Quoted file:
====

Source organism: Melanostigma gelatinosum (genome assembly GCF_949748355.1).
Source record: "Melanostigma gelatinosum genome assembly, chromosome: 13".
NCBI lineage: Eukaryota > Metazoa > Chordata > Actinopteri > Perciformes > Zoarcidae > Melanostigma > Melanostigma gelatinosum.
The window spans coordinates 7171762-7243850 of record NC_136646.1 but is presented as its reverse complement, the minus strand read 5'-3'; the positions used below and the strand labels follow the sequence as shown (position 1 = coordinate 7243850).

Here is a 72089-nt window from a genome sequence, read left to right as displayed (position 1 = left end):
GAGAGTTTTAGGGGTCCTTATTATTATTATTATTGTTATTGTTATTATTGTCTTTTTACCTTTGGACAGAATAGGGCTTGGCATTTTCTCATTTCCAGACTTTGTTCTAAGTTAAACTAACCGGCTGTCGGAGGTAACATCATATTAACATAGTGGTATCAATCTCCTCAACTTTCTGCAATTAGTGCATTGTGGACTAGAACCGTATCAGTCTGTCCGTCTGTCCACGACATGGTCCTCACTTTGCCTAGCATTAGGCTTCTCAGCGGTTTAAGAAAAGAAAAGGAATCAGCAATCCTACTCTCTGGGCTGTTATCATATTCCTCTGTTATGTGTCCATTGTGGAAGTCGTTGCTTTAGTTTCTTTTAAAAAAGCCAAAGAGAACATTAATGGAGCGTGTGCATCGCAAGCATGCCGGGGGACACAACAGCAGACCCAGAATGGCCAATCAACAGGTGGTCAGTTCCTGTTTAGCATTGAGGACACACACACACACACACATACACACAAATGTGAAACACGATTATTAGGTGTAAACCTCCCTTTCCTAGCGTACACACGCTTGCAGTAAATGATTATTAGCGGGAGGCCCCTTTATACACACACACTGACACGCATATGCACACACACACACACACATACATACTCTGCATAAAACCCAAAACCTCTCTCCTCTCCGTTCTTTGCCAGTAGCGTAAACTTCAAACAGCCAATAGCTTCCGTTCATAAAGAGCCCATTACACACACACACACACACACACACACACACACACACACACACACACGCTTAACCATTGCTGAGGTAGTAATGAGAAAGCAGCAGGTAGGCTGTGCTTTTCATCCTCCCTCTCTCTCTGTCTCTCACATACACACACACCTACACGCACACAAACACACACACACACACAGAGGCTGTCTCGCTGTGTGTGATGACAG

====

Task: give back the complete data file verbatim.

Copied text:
Source organism: Melanostigma gelatinosum (genome assembly GCF_949748355.1).
Source record: "Melanostigma gelatinosum genome assembly, chromosome: 13".
NCBI lineage: Eukaryota > Metazoa > Chordata > Actinopteri > Perciformes > Zoarcidae > Melanostigma > Melanostigma gelatinosum.
The window spans coordinates 7171762-7243850 of record NC_136646.1 but is presented as its reverse complement, the minus strand read 5'-3'; the positions used below and the strand labels follow the sequence as shown (position 1 = coordinate 7243850).

Here is a 72089-nt window from a genome sequence, read left to right as displayed (position 1 = left end):
GAGAGTTTTAGGGGTCCTTATTATTATTATTATTGTTATTGTTATTATTGTCTTTTTACCTTTGGACAGAATAGGGCTTGGCATTTTCTCATTTCCAGACTTTGTTCTAAGTTAAACTAACCGGCTGTCGGAGGTAACATCATATTAACATAGTGGTATCAATCTCCTCAACTTTCTGCAATTAGTGCATTGTGGACTAGAACCGTATCAGTCTGTCCGTCTGTCCACGACATGGTCCTCACTTTGCCTAGCATTAGGCTTCTCAGCGGTTTAAGAAAAGAAAAGGAATCAGCAATCCTACTCTCTGGGCTGTTATCATATTCCTCTGTTATGTGTCCATTGTGGAAGTCGTTGCTTTAGTTTCTTTTAAAAAAGCCAAAGAGAACATTAATGGAGCGTGTGCATCGCAAGCATGCCGGGGGACACAACAGCAGACCCAGAATGGCCAATCAACAGGTGGTCAGTTCCTGTTTAGCATTGAGGACACACACACACACACACATACACACAAATGTGAAACACGATTATTAGGTGTAAACCTCCCTTTCCTAGCGTACACACGCTTGCAGTAAATGATTATTAGCGGGAGGCCCCTTTATACACACACACTGACACGCATATGCACACACACACACACACATACATACTCTGCATAAAACCCAAAACCTCTCTCCTCTCCGTTCTTTGCCAGTAGCGTAAACTTCAAACAGCCAATAGCTTCCGTTCATAAAGAGCCCATTACACACACACACACACACACACACACACACACACACACACACACACGCTTAACCATTGCTGAGGTAGTAATGAGAAAGCAGCAGGTAGGCTGTGCTTTTCATCCTCCCTCTCTCTCTGTCTCTCACATACACACACACCTACACGCACACAAACACACACACACACACAGAGGCTGTCTCGCTGTGTGTGATGACAG